Prime Minister Narendra Modi on Tuesday left for home after wrapping up his four-day visit to Malaysia and Singapore during which several agreements were signed to bolster trade ties and attract investments to India.
The PM greater engagement of the diaspora in making the country strong, pointing to the large requirement of foreign direct investment and stating that his only task was development that wipes tears from the eyes of the poor.
Addressing a gathering of the Indian diaspora at the Singapore Expo here, Modi spoke of his government’s goals of providing round-the-clock power by 2022, generating 40 percent energy from non-fossil sources by 2030 and generating 175 GW of renewable energy.
The prime minister was greeted by slogans of “Modi, Modi” many times during his speech.
Wearing a kurta, churidar pyjama and a light-blue half jacket, Modi spoke for over one hour in Hindi, drawing on the country’s culture but also emphasising that it was important to script history and not rest on the laurels of the past.
Modi evoked smiles with some of his remarks.
“India is a great country but it has a lot to learn from Singapore. The diversity that is in India, it is in Singapore but everyone is a Singaporean and is working shoulder to shoulder to build the country. We have to learn a lot from Singapore,” he said.
Modi said he had started his journey with one task before him and needed the blessings of Indians in the country and outside.
“I have to accomplish one task and that is development, development, development which wipes the tears of the poor, provides employment to youth, prosperity to farmers and empowerment to women.”
Referring to the positive image of the country in the world, Modi said the reason for it was “not Modi but you, my brothers and sisters living in foreign countries”.
He said Indians assimilated well with the country they went to.
“They live by Vasudhaiva Kutumbakam -- the whole world is one family,” Modi said.
Indians number about 350,000 in Singapore’s population of about 5.5 million.
The prime minister said FDI has two meanings for him -- foreign direct investment and first develop India.
“Today, India needs a large amount of FDI, he said, noting that FDI flows had gone up by 40 percent over the past 18 months.
Modi said his government had allowed upto 100 percent FDI in railways and the same would apply in approved high technology areas in defence.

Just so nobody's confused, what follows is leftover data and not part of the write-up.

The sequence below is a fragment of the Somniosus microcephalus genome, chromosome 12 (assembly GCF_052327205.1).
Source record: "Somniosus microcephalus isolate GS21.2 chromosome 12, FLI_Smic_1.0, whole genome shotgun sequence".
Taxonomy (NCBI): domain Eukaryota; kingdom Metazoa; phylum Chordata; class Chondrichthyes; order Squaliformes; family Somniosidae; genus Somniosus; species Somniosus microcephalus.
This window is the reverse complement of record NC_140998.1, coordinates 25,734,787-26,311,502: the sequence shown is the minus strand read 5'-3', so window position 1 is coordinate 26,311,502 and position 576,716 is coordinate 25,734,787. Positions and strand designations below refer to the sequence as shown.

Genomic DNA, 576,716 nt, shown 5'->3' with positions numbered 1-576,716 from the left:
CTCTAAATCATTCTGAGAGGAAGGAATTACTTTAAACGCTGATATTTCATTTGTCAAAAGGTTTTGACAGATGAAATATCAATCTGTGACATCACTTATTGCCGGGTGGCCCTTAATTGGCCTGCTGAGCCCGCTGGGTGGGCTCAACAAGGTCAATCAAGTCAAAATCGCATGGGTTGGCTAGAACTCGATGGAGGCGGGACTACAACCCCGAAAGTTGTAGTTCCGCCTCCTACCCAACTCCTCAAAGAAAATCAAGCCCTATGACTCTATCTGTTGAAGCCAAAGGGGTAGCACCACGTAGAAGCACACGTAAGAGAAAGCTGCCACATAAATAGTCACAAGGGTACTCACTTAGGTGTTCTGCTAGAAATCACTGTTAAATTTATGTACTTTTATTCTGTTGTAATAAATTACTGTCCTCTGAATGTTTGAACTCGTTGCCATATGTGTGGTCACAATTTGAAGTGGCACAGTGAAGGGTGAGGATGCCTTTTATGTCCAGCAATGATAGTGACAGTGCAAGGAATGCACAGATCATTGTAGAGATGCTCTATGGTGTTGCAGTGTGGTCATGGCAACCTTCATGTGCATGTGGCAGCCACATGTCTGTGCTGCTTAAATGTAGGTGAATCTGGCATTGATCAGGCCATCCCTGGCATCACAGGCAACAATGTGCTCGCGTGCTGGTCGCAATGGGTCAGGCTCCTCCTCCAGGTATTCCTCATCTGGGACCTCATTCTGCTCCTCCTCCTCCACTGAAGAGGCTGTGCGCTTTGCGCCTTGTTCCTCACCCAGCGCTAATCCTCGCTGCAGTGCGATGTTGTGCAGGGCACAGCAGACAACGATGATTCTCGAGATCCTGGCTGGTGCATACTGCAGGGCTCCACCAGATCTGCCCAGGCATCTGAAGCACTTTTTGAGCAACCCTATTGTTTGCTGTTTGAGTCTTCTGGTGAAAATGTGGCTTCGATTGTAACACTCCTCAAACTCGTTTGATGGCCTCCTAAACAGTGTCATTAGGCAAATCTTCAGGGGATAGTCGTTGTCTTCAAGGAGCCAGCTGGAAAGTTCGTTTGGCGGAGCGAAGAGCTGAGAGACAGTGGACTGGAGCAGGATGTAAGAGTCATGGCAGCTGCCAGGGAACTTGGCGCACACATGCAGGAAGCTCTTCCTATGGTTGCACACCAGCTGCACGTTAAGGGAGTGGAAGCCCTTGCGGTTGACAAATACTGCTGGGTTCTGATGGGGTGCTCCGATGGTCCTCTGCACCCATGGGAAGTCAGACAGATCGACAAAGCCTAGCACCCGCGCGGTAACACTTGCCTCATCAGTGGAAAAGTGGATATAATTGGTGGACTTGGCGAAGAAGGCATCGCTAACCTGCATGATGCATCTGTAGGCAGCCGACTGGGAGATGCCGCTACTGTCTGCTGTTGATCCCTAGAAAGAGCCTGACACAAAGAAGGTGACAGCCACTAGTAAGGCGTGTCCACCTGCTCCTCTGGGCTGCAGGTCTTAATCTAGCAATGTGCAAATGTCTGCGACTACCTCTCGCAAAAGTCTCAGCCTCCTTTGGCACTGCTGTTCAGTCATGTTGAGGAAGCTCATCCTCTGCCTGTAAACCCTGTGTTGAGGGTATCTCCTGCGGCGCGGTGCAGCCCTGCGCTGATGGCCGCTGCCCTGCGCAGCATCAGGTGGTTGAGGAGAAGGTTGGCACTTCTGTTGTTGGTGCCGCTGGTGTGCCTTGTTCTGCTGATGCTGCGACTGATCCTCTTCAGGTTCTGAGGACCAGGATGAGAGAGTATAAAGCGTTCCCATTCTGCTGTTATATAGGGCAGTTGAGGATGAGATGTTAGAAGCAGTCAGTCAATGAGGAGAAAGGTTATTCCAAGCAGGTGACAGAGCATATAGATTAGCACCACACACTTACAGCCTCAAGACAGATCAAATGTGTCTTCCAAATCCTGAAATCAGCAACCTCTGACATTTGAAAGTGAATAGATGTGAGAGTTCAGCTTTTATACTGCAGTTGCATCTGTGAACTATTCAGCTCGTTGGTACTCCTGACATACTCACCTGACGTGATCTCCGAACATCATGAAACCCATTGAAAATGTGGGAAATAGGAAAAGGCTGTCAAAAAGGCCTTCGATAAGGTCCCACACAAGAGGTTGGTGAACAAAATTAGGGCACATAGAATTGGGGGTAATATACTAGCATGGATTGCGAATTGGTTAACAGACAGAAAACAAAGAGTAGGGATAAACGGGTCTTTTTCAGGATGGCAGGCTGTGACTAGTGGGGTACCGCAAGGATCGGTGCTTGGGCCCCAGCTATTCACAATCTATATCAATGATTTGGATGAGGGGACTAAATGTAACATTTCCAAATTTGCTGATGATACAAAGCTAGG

“For me railway is not transport only. It is engine for India’s transformation,” he said.
Referring to his government’s steps towards making India clean, he said people of the country had made up their mind to bring about change.
“A country is not built by governments but by determination of its people. Today there is an atmosphere that we will take the country forward,” Modi said.
He referred to his humble origins and referred to 40 lakh people giving up subsidy on his call.
Modi said it is understandable that people acted voluntarily on a call by leaders such as Mahatma Gandhi but they had acted on “a call by an ordinary man like me, a tea seller”.
Referring to Swami Vivekananda, Modi said he sees the country reaching its old glory of being “Vishwa Guru” (world guru).
Modi said he had said during pre-election interviews that India will walk as an equal in the international arena.
“I have fulfilled that promise. India is full of self-confidence. The world has begun to recognise power of 125 crore Indians,” he said, adding that the world no longer sees India as a market but is keen to forge partnerships.
“My effort is that India has the best of what world has to offer and it also adds to the best that we have,” he said.
Modi said the esteem for India’s currency should rise in global markets and the decision to float rupee bonds in the London Stock Exchange was a move in that direction.
“This means invest in rupee, get back in rupee. Enter the world market in rupee,” he said.
Modi said the rupee bond was a sign of economic prosperity and should be seen with pride by every Indian.
Noting that 65 percent of the population was below 35, he said India was collaborating with countries like Singapore, the US and Germany for imparting skills.